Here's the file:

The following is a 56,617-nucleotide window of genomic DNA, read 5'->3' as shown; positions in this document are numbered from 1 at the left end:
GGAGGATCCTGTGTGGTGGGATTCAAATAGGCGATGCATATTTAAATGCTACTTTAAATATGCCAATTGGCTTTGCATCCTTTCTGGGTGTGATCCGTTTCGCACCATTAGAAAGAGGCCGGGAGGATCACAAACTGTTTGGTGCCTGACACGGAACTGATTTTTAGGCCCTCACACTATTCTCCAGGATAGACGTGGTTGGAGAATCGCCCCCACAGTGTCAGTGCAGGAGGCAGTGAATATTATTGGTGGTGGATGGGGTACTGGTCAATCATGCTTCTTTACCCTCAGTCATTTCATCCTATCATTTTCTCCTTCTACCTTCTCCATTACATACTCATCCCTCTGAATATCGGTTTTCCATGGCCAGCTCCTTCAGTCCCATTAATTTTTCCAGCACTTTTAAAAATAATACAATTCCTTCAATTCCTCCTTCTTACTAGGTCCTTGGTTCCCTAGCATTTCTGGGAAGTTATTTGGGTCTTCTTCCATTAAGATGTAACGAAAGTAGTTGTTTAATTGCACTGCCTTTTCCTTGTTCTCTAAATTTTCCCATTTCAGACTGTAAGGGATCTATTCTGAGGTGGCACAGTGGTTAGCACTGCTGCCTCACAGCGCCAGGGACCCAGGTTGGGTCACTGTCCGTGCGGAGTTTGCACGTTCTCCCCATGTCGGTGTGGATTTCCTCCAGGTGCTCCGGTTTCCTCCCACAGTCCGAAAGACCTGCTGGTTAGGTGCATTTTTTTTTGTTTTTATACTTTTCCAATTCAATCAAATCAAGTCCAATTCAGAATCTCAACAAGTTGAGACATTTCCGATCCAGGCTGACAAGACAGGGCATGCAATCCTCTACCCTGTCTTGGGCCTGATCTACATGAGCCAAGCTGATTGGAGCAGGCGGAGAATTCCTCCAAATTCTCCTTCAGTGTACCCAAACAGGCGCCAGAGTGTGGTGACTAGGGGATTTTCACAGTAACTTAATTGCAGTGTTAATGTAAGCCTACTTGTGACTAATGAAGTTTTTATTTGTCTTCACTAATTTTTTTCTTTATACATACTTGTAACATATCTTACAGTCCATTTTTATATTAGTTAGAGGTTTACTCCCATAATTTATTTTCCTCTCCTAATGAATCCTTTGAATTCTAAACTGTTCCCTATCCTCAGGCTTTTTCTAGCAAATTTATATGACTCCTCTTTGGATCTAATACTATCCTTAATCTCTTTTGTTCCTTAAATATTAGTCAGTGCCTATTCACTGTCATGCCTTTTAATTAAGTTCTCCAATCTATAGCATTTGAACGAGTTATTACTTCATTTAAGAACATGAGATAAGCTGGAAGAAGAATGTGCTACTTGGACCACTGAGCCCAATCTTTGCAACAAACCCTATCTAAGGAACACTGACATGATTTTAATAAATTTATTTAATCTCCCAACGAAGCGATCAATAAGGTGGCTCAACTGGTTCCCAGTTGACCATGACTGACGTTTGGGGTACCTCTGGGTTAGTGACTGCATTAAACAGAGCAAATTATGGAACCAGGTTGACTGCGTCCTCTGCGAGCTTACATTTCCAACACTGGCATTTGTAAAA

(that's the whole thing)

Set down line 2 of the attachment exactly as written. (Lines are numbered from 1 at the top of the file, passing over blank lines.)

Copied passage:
GGAGGATCCTGTGTGGTGGGATTCAAATAGGCGATGCATATTTAAATGCTACTTTAAATATGCCAATTGGCTTTGCATCCTTTCTGGGTGTGATCCGTTTCGCACCATTAGAAAGAGGCCGGGAGGATCACAAACTGTTTGGTGCCTGACACGGAACTGATTTTTAGGCCCTCACACTATTCTCCAGGATAGACGTGGTTGGAGAATCGCCCCCACAGTGTCAGTGCAGGAGGCAGTGAATATTATTGGTGGTGGATGGGGTACTGGTCAATCATGCTTCTTTACCCTCAGTCATTTCATCCTATCATTTTCTCCTTCTACCTTCTCCATTACATACTCATCCCTCTGAATATCGGTTTTCCATGGCCAGCTCCTTCAGTCCCATTAATTTTTCCAGCACTTTTAAAAATAATACAATTCCTTCAATTCCTCCTTCTTACTAGGTCCTTGGTTCCCTAGCATTTCTGGGAAGTTATTTGGGTCTTCTTCCATTAAGATGTAACGAAAGTAGTTGTTTAATTGCACTGCCTTTTCCTTGTTCTCTAAATTTTCCCATTTCAGACTGTAAGGGATCTATTCTGAGGTGGCACAGTGGTTAGCACTGCTGCCTCACAGCGCCAGGGACCCAGGTTGGGTCACTGTCCGTGCGGAGTTTGCACGTTCTCCCCATGTCGGTGTGGATTTCCTCCAGGTGCTCCGGTTTCCTCCCACAGTCCGAAAGACCTGCTGGTTAGGTGCATTTTTTTTTGTTTTTATACTTTTCCAATTCAATCAAATCAAGTCCAATTCAGAATCTCAACAAGTTGAGACATTTCCGATCCAGGCTGACAAGACAGGGCATGCAATCCTCTACCCTGTCTTGGGCCTGATCTACATGAGCCAAGCTGATTGGAGCAGGCGGAGAATTCCTCCAAATTCTCCTTCAGTGTACCCAAACAGGCGCCAGAGTGTGGTGACTAGGGGATTTTCACAGTAACTTAATTGCAGTGTTAATGTAAGCCTACTTGTGACTAATGAAGTTTTTATTTGTCTTCACTAATTTTTTTCTTTATACATACTTGTAACATATCTTACAGTCCATTTTTATATTAGTTAGAGGTTTACTCCCATAATTTATTTTCCTCTCCTAATGAATCCTTTGAATTCTAAACTGTTCCCTATCCTCAGGCTTTTTCTAGCAAATTTATATGACTCCTCTTTGGATCTAATACTATCCTTAATCTCTTTTGTTCCTTAAATATTAGTCAGTGCCTATTCACTGTCATGCCTTTTAATTAAGTTCTCCAATCTATAGCATTTGAACGAGTTATTACTTCATTTAAGAACATGAGATAAGCTGGAAGAAGAATGTGCTACTTGGACCACTGAGCCCAATCTTTGCAACAAACCCTATCTAAGGAACACTGACATGATTTTAATAAATTTATTTAATCTCCCAACGAAGCGATCAATAAGGTGGCTCAACTGGTTCCCAGTTGACCATGACTGACGTTTGGGGTACCTCTGGGTTAGTGACTGCATTAAACAGAGCAAATTATGGAACCAGGTTGACTGCGTCCTCTGCGAGCTTACATTTCCAACACTGGCATTTGTAAAA